People naturally gravitate to those who are more like themselves in experience and background, but we learn more from those who are different. In order for that learning to take place, a conversation must happen. People must interact, they must have a sense of commonality and ties that bind them together which supersede the differences among them. There must be a framework of respect and inclusion that allows people to really get to know one another, finding genuine connection in the deeper mission they share.

For me, this is the essence of good diversity training-- giving people the skills and the desire to recognize differences for what they are, and to reach beyond them for that common ground that unites us all.

News Brief

Twenty-eight scientists, engineers and other workers have filed a lawsuit challenging new security measures for contract employees at the Jet Propulsion Laboratory in Pasadena, CA, saying that the new requirements violate their constitutional rights. The new process requires that all contractors give permission for access to personal medical and financial records as well as answering questions about extended family members, neighbors, and other issues such as loyalty and sexual orientation. A similar process has been instituted recently for contract instructors at the National Fire Academy.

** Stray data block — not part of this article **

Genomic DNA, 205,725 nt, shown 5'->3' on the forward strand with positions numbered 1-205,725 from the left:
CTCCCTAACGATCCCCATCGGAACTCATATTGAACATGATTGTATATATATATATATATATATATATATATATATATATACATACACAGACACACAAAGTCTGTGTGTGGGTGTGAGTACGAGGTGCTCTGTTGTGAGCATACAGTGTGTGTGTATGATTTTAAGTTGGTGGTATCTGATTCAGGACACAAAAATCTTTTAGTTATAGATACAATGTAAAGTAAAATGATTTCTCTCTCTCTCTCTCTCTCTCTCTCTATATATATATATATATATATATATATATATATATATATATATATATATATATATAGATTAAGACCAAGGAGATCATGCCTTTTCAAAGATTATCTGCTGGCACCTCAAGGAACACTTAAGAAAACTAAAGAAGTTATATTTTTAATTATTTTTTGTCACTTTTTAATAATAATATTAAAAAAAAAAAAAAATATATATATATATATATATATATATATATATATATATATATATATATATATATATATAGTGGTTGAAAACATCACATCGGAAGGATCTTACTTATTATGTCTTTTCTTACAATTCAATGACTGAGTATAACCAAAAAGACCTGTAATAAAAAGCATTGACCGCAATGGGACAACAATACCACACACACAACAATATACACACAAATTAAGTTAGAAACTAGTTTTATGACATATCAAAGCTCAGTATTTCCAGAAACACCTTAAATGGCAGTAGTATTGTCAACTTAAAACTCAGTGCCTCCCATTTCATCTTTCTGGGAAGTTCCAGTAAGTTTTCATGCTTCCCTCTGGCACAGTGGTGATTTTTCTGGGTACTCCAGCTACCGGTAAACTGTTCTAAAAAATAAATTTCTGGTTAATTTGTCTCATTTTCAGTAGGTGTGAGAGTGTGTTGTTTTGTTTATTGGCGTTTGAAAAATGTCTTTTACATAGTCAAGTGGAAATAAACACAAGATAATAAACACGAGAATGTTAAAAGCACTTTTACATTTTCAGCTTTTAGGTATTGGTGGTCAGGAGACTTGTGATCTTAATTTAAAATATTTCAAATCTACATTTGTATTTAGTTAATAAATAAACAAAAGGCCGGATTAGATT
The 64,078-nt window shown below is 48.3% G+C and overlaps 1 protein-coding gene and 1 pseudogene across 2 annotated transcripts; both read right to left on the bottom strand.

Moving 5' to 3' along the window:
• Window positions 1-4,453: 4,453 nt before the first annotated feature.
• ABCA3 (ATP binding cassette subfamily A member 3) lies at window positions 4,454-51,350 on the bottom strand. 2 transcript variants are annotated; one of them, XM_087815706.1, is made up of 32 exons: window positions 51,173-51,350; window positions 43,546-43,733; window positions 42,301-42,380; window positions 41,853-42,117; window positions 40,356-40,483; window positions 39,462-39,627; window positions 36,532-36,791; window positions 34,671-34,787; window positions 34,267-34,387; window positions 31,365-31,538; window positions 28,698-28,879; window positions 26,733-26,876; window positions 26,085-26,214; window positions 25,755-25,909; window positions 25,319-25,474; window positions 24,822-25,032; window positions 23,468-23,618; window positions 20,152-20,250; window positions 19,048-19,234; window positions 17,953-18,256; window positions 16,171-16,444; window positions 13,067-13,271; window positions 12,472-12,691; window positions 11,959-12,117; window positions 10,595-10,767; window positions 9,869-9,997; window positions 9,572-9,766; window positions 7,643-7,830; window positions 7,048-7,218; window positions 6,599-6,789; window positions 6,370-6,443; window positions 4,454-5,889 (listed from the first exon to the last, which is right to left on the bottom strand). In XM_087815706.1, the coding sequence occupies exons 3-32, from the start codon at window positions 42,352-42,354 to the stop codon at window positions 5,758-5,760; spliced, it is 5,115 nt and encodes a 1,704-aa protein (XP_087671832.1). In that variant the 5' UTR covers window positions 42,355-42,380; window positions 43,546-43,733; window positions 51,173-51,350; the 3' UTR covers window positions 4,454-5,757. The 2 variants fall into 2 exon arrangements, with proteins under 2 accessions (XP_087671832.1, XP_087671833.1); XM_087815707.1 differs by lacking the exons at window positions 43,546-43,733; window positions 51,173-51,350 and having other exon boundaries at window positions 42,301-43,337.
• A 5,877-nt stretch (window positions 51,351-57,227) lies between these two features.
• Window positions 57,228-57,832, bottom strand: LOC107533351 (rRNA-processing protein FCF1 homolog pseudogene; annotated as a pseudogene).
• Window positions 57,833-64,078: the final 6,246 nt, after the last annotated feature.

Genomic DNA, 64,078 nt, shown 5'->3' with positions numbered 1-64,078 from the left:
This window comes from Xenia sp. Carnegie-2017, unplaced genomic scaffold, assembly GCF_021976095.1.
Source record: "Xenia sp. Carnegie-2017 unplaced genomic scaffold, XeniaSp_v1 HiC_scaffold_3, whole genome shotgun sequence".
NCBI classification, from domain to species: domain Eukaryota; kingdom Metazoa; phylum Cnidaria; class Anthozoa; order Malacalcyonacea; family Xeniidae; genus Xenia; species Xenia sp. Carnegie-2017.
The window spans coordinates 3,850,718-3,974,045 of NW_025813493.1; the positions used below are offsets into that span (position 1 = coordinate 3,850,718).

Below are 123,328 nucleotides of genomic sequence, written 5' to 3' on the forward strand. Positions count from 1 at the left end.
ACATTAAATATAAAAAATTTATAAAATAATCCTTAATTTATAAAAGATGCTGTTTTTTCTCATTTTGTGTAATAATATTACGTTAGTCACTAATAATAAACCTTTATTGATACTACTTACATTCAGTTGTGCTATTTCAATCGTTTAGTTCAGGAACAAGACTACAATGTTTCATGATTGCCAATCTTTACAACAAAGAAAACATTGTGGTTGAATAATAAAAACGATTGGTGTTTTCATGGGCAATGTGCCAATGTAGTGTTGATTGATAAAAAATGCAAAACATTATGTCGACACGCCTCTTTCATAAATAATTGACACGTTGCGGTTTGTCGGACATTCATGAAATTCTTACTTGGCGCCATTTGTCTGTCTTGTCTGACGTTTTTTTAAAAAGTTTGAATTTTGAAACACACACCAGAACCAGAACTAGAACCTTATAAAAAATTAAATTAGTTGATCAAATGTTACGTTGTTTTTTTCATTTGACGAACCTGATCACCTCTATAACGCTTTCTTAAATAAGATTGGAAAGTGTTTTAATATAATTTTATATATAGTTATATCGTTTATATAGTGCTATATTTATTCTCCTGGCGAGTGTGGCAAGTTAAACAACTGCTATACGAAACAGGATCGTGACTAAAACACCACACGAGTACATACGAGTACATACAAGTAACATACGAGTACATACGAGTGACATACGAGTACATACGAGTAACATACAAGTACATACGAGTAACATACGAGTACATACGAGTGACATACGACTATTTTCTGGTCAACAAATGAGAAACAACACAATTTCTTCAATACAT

Source: New York Times, August 31, 2007. See also

Sexual Harassment Update

Does Harassment Training Cause More Lawsuits?

Some managers believe that what their employees don't know can't hurt them. Specifically, they think that if you teach employees how to recognize harassment, they'll soon be seeing it everywhere, and suing over it.

A recent study done by Caren Goldberg, a professor at American University, has tested this reasoning. The study involved 243 graduate students who held jobs but had never had harassment training. Dr. Goldberg asked the students to imagine themselves in harassment situations, and then asked how many would respond to these situations with a lawsuit versus other remedies. Goldberg then conducted harassment training with only half the group. Three months later, she tested the entire group with scenarios and asked how many would file a lawsuit if harassed.

The result was no difference within the group regardless of training. The desire to file a lawsuit seemed to be generated by personal factors more than the degree of training a person had. "This study indicates that the presumed downside of harassment training is much ado about nothing," Goldberg concluded. "These findings will hopefully provide reassurance to employers undecided about training."

In fact, good quality, consistent harassment training is one of the best defenses employers have against lawsuits, grievances, and other problems associated with workplace harassment. Some states mandate harassment training. Everyone should be doing it.

Source: Business and Legal Reports, August 20, 2007


© Linda F. Willing, 2007